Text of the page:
“The ROV is on its way back up,” said Scott weakly, dabbing his face with a small white towel. He sank into his chair. “Let me run the resolution software. We should have an image in under a minute, sir.”
Nick gazed expectantly at the screen. At first, the picture remained an incomprehensible collage of black and gray photos. Then the hundreds of individual boxes began to move. They shifted, rotated, and adjusted until finally they merged into a single, coherent image: a massive B-2 stealth bomber, the Spirit of Kansas, lying in the silt at the bottom of the Persian Gulf.
Nick glanced at Drake. Realization washed over his teammate like an angry flood. His eyes grew wide, his jaw tensed. “That’s our jet,” he exclaimed. “My jet.”
Looking back at the crisp ROV image, Nick could clearly see the blown hatch where Drake had ejected from the aircraft ten years before. Memories of their first combat mission together came racing back.
HUMINT had predicted a meeting between Saddam Hussein and Tariq Irhaab, the leader of al-Qaeda in Iraq. The Triple Seven Chase, then just a test squadron, had the only reconnaissance asset that could get to the target, an experimental stealth jet called Dream Catcher. Just hours before the Shock and Awe campaign began, Drake had slipped through the enemy radar fence in the Spirit of Kansas, carrying Nick and Dream Catcher in the B-2’s weapons bay, and Danny Sharp, one of the Dream Catcher’s developers, in his copilot seat.
The mission was supposed to be a cakewalk.
The bay doors jammed half open during deployment, ruining the bomber’s stealth and sending Nick and the Dream Catcher tumbling toward the desert floor. Nick had no choice but to eject, right in the path of a platoon of Republican Guard. Drake could have left him. He should have, to save the B-2. Instead, he came back for his teammate, taking out the platoon’s missile launcher so that a rescue chopper could get in close enough to grab him. Unfortunately, the launcher got off a shot before Drake’s bomb took it down. The last time Nick saw the bomber, it was limping south toward the gulf, trailing smoke and fire.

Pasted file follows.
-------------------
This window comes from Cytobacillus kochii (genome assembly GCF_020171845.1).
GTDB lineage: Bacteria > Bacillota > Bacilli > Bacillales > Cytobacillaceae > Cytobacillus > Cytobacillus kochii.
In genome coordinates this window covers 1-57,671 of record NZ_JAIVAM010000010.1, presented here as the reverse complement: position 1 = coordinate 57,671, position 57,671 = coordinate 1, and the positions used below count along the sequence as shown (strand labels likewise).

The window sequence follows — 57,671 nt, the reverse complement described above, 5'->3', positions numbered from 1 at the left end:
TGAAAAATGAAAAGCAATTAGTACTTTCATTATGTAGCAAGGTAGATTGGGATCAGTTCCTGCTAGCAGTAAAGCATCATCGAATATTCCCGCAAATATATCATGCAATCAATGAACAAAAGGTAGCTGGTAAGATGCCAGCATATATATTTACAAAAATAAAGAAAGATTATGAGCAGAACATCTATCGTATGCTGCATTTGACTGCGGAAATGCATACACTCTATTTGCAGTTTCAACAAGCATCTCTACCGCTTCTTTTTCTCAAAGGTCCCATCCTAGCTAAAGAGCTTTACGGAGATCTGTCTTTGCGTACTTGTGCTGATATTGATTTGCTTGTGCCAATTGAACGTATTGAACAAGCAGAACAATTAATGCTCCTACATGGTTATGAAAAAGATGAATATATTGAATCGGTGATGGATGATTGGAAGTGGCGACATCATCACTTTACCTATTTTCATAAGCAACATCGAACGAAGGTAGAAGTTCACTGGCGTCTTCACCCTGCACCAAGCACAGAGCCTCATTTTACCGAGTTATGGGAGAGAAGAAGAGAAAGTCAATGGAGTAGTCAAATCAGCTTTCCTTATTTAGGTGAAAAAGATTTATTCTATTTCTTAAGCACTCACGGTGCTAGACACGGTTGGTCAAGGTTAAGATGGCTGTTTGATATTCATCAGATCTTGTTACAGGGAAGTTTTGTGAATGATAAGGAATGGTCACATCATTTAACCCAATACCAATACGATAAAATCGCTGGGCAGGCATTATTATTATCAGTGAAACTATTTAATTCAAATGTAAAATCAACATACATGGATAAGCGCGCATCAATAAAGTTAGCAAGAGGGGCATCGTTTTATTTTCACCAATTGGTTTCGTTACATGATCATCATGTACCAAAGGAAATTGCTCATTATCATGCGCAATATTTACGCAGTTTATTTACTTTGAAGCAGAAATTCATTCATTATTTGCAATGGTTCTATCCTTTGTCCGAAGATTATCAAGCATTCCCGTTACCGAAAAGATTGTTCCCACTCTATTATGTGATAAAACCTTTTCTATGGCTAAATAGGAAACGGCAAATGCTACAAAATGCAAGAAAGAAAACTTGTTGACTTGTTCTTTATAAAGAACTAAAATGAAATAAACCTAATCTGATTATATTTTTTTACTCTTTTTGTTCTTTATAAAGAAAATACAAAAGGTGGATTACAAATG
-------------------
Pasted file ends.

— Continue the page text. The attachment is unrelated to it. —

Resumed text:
Drake tore his eyes away from the monitor to glare at Walker. “Of course, that can’t be my jet,” he said, tilting his head. “While medevac took Nick, Danny, and me back to the States, you salvaged my jet and towed it out to deep water. You scattered it into a thousand pieces over the Arabian Basin.” He gestured at Nick, his volume beginning to build. “Nick and I sat next to you while you testified before the oversight committee. We corroborated everything you told them!”
Nick winced. Drake still hadn’t put it all together, that Nick had kept the truth from him almost as long as Walker had.
“Stand down, Major,” Walker fired back. “What would you have me do, tell a pack of two-bit politicians that we left a stealth bomber at the bottom of the Persian Gulf?” He folded his arms and snorted. “They can’t keep their mouths shut. The Iranians would have picked the wreck clean by now, two billion dollars’ worth of stealth technology out in the open. We had to keep it need-to-know.”
The colonel’s scowl deepened as he took another sip of coffee. “The first salvage op went bad, very bad. We started to bring her up, but one of the main cables snapped, then the other one. Two divers were killed immediately. The third was pinned under the bomber. I went in to get him out, but there was nothing I could do. I lost the entire team.” He cast a glance at Nick. “After that fiasco, Major Baron and I decided it was better to leave the bomber where it lay.”
Drake turned to Nick in shock, suddenly grasping the full truth. “You knew about this the whole time?”
Nick opened his mouth to respond, but after a decade of knowing this day would come, he could not find the words to say.
“I brought Major Baron into the loop as soon as I returned to Washington,” said Walker. “I needed a sounding board, and I wanted a member of the ops team to be prepared in case word got out about the asset. Baron is the team lead. He had the need to know. You didn’t.”